Our region contains over 6 million people, most of whom live less than an hour’s drive from the coast, and many of whom, particularly in Merseyside, who live much closer to it. Our coastal settlements range in size from small communities such as Glasson, Lancashire and Ravenglass, Cumbria – both with just over 300 inhabitants – to the major urban conurbation of Liverpool with over 700,000 inhabitants, and there is huge variety in the type of settlement and the role they play for those who live in, work in or visit them.

Our coast hosts iconic resort towns such as Blackpool, Southport and Morecambe. Smaller resorts include Silloth and West Kirby. There are the major ports of Liverpool, Heysham and Fleetwood, and smaller but important ports such as Workington and Barrow, together with their associated communities. The vibrant urban connurbation of Liverpool with its historic Maritime Mercantile City World Heritage waterfront is not far from smaller seaside communities such as Crosby – home to the Another Place artwork – and Formby – home to an important population of red squirrels. Further north communities such as Lytham, Silverdale, Grange-over-Sands and Maryport provide a range of attractions and key local services to both inhabitants and visitors.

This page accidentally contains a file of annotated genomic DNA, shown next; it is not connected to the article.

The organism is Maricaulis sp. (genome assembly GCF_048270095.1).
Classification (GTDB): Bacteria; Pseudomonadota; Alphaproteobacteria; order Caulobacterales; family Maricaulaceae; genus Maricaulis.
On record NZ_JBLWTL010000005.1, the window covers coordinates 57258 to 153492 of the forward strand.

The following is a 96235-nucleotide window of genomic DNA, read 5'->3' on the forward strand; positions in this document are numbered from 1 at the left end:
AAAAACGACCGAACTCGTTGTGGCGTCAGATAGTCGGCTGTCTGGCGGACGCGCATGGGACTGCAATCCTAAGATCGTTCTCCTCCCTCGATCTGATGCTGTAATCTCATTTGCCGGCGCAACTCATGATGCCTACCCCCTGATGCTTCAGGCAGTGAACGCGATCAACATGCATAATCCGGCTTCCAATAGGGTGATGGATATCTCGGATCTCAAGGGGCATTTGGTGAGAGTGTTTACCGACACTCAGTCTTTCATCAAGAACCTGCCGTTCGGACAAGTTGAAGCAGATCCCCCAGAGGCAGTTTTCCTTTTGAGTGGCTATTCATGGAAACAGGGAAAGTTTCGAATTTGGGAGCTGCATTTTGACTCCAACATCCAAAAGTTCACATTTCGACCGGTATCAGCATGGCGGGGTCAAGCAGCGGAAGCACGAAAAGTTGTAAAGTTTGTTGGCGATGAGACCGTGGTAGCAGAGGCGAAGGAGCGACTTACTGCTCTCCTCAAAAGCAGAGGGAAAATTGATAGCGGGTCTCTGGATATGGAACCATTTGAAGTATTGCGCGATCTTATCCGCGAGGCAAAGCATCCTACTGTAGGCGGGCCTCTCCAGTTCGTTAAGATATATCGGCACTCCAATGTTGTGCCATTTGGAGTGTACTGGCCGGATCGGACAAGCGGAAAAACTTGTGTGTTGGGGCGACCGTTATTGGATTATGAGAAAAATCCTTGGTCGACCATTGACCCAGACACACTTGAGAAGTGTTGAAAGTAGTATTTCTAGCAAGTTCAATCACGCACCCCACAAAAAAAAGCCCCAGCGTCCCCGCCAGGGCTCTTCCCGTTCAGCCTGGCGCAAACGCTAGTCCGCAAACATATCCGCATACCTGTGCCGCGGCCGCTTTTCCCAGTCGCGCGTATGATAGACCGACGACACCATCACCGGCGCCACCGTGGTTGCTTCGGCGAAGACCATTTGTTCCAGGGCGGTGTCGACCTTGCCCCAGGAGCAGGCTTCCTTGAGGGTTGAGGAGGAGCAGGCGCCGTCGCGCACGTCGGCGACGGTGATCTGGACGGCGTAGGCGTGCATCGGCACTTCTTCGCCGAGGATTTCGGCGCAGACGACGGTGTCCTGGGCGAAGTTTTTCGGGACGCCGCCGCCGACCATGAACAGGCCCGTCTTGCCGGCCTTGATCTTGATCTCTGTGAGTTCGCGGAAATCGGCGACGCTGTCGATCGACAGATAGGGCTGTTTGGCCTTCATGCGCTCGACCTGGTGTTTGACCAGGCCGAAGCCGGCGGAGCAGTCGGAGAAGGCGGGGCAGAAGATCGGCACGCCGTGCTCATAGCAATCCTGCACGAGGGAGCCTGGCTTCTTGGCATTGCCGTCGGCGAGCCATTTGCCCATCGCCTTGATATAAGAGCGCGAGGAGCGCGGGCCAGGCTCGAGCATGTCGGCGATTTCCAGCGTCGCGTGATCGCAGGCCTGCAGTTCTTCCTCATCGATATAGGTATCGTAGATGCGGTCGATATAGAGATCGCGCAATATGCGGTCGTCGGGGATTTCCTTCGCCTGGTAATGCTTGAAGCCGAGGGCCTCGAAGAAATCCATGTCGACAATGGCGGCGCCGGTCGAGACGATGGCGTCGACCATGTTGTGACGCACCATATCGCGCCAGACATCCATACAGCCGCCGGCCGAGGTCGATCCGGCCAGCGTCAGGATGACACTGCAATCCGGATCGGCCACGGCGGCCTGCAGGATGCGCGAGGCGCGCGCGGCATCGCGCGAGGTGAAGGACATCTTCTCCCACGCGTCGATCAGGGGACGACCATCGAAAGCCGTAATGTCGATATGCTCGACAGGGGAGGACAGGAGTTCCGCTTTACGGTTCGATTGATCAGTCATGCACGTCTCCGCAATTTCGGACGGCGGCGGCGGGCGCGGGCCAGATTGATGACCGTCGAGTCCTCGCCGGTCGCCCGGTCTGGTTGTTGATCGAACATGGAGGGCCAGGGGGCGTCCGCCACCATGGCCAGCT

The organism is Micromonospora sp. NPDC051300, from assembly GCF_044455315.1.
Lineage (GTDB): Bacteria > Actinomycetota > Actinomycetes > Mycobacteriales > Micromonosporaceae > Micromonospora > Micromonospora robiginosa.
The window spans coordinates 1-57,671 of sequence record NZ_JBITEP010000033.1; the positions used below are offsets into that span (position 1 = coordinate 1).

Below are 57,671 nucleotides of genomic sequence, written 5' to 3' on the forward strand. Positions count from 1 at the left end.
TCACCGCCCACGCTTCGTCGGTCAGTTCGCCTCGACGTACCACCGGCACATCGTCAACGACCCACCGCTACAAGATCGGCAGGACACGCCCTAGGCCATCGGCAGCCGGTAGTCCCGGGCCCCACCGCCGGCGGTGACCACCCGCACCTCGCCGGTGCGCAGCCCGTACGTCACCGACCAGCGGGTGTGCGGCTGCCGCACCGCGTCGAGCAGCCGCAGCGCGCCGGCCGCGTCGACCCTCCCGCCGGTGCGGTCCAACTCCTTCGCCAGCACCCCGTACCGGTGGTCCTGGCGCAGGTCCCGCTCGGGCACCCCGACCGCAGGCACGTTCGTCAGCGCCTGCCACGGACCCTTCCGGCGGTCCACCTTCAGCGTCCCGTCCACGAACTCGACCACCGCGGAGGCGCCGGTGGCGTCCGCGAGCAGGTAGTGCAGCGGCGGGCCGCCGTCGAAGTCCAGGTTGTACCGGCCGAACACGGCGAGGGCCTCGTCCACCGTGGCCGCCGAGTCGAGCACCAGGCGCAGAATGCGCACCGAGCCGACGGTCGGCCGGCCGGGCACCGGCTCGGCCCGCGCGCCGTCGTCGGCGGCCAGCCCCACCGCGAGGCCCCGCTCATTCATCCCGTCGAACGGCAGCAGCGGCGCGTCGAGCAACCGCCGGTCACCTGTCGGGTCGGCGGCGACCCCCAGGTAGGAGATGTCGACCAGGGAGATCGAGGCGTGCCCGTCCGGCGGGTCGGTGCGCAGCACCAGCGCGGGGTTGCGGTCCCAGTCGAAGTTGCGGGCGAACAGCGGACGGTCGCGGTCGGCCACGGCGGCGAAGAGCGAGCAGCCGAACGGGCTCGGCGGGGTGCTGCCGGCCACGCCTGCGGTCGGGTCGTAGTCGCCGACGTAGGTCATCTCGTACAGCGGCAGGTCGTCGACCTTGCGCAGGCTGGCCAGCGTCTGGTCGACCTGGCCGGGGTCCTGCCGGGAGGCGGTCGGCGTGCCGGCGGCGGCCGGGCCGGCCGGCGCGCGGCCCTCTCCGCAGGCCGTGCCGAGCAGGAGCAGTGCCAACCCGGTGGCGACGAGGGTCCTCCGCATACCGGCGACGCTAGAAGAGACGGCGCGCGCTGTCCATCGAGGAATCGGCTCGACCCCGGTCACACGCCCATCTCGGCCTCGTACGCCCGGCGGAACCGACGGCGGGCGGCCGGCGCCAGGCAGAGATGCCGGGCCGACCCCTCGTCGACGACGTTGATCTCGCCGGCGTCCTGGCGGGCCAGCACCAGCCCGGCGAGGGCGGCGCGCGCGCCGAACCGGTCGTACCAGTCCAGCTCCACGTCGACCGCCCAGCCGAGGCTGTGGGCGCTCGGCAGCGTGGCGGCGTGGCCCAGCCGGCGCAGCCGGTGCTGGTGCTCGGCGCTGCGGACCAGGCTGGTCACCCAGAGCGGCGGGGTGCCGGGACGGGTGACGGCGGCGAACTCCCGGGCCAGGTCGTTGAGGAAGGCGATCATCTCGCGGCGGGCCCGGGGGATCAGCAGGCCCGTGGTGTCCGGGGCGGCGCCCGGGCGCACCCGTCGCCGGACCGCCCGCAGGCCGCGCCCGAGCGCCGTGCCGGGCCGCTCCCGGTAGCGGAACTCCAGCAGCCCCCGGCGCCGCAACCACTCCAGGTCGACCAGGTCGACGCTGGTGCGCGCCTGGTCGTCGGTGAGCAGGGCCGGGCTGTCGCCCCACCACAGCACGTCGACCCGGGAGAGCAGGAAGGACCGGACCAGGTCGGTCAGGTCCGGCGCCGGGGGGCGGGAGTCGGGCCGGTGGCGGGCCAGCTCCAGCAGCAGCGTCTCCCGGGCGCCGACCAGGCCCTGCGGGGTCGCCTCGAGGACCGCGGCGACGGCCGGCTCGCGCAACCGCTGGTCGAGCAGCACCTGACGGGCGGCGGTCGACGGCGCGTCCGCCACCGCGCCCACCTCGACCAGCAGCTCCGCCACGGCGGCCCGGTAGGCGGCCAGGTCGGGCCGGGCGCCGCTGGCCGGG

Coastal communities in the North West are both within and surrounded by nationally and internationally important heritage, landscape and environmental sites. These are wonderful assets which can attract people to the coast to live, or to visit. But there are major challenges with living on the coast in the longer term, particularly with regard to the likely impacts of climate change where coastal communities are at the forefront of issues such as sea level rise and increased storminess.

A study commissioned by the North West Coastal Forum in 2009 showed that our coastal communities share several characterisitics in common with many other coastal areas across the UK: compared to the regional average they have an older demographic profile; deprivation is generally higher; incomes are lower and the proportion of benefit claimants higher. However the study also showed that around one third of the region’s population lives on the coast and that coastal settlements host one in four of the region’s jobs, so the importance of our coastal communities to both the regional economy and the well being of the region’s inhabitants should not be overlooked.